What is interesting is that F1 was not where Ferrari made its reputation. That was made in the rough and tumble world of sports car racing where Ferrari quickly rose to the top as the weapon of choice. In the Grand Prix world, the best that Ferrari could field on the grid was getting whumped soundly about the head and ears by a design already a decade old when the Scuderia fielded its first F1 cars in 1948. And it wasn't until 1951, three seasons later, that the older Alfa Romeo 158 was finally bested. It makes one pause if you think about that statement long enough. That the Scuderia had a gifted driver in the guise of Alberto Ascari and another in Froilan Gonzalez, makes their relative lack of success more obvious. In 1952 and 1953, F1 went away and F2 moved in to fill the void. A superb driver in a good car was the tune that played for those two seasons.
In 1954, the Maserati 250F and the Mercedes W196 mopped the floor with the cars that the Scuderia fielded. In 1954, Froilan Gonzalez drove a superb race at Silverstone and Mike Hawthorn salvaged a good - and lucky - win at Barcelona, but the season was a bust otherwise. In 1955, Maurice Trintignant keep his wits about him, drove a magnificent race and gave the Scuderia a victory it certainly didn't expect. The various models used in 1954 and 1955 - the 625, 553, 555 and the variants of these mixed together - simply fell short of the mark.
It is entirely possible that had Fiat not donated Scuderia Lancia, with all the D.50 chassis produced to that point, along with the entire racing shop - lock, stock, and barrel, it is very possible that "Ferrari" would be among group listed in the paragraph at the start of this little muse. Now that is something to think about. Perhaps in an alternate universe out there somewhere, Maserati and Vanwall are still on the grid with Brabham, Eagle, BRM, Cooper, Talbot, Lancia, Gordini, Scarab, Shadow, Surtees, Tyrrell, Parnelli, Penske, Kurtis, Watson, Alfa Romeo, and Lotus. Wow! Now that would be fascinating to even ponder, much less see...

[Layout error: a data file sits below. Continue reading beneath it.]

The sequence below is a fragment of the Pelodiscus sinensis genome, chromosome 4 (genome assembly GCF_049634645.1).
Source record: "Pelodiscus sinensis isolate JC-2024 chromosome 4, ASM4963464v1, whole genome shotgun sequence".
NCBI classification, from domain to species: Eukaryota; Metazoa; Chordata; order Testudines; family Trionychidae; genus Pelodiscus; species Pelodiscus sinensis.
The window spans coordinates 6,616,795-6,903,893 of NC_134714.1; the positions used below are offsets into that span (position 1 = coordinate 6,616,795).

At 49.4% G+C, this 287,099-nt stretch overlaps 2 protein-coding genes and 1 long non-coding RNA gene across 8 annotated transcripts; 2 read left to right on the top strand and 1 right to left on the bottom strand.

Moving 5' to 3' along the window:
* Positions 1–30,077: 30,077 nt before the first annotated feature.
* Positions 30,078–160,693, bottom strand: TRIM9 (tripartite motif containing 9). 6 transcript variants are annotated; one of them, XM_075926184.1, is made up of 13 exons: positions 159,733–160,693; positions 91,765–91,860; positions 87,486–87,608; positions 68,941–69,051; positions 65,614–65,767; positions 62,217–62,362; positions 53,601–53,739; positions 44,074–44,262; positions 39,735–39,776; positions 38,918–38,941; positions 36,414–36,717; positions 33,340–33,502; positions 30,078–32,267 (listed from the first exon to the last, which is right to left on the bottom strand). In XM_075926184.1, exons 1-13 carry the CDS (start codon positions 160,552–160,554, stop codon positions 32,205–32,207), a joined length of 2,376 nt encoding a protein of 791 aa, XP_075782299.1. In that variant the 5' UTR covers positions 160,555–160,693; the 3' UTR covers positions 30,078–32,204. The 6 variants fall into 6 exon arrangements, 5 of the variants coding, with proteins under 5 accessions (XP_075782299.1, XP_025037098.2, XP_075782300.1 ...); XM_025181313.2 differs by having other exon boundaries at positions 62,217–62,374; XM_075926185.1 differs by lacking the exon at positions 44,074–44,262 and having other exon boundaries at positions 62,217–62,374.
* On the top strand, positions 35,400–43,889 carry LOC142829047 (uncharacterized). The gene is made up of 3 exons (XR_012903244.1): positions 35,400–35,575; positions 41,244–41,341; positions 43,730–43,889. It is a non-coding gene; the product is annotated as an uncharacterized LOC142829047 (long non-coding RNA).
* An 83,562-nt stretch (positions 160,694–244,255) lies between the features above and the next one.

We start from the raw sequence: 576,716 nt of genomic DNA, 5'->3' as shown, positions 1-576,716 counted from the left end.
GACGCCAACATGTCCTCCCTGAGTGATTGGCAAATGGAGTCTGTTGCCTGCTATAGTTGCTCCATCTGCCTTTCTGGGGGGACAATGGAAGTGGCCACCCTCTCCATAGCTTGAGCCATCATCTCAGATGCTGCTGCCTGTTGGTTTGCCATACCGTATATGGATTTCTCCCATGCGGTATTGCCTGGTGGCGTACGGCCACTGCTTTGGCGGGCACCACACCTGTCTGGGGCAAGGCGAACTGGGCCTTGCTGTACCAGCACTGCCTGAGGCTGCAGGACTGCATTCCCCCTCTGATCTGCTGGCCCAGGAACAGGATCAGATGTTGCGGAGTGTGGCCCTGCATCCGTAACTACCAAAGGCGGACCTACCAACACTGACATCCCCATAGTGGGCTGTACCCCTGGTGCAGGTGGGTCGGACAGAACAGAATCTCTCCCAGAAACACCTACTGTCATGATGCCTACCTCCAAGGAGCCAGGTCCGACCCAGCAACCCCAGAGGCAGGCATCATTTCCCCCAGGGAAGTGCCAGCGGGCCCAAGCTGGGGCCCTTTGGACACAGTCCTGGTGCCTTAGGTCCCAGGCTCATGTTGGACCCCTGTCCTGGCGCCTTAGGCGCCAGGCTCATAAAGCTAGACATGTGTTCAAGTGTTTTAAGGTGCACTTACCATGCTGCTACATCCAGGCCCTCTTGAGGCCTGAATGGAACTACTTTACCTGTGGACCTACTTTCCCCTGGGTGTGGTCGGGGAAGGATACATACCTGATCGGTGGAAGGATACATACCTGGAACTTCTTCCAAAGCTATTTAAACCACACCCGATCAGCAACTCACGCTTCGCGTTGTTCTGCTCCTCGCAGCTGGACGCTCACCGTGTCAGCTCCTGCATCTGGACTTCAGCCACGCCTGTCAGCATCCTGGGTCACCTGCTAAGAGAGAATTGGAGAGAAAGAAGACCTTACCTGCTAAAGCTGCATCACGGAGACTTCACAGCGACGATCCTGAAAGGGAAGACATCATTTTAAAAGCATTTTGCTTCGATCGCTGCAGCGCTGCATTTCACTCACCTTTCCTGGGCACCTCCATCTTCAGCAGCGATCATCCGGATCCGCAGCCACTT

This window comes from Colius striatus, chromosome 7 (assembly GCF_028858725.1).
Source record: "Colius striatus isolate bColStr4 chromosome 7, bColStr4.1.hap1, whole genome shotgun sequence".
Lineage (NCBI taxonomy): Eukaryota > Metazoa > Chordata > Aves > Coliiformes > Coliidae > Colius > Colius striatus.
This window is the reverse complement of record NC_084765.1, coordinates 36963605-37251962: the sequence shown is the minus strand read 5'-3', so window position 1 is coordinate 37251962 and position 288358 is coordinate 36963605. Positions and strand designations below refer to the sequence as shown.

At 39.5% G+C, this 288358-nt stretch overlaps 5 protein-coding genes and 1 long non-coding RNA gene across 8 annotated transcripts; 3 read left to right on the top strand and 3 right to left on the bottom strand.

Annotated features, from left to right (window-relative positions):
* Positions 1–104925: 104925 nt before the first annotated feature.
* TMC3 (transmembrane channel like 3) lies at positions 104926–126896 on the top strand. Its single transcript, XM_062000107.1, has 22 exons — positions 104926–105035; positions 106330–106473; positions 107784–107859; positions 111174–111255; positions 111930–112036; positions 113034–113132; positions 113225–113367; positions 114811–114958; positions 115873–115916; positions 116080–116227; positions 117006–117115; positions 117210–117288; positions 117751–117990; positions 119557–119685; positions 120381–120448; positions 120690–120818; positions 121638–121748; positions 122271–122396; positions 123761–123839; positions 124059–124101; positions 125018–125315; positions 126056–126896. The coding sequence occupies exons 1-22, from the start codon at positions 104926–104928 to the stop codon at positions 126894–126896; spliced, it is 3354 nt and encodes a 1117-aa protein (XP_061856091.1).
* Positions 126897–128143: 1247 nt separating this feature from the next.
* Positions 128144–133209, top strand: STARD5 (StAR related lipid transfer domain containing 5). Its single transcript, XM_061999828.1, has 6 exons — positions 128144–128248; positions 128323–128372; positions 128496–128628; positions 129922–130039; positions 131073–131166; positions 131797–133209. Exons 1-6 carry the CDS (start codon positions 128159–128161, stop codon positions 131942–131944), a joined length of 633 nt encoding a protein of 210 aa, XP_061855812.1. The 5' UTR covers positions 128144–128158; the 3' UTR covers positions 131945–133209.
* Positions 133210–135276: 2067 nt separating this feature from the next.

Musings from Our Scribe
Recently, I finally got around to picking up a copy of the 1999 edition of Autocourse. It is, well, Autocourse. It is big, colorful, informative, and the current copy on the shelf is the 49th edition. Well, sort of. From 1951 through 1960, Gregor Grant - who also gave the world Autosport - published Autocourse as a quarterly. In 1961, the current format was adopted, an annual dedicated primarily to Formula One and the World Championship, with attention given to other major forms of motor racing.
I am looking at my copy of the 1961 edition, the 11th, and comparing it with that of 1999. Ah, what a different age it was back then. The first section of the book is on "Leading Drivers of 1961." Here is the list: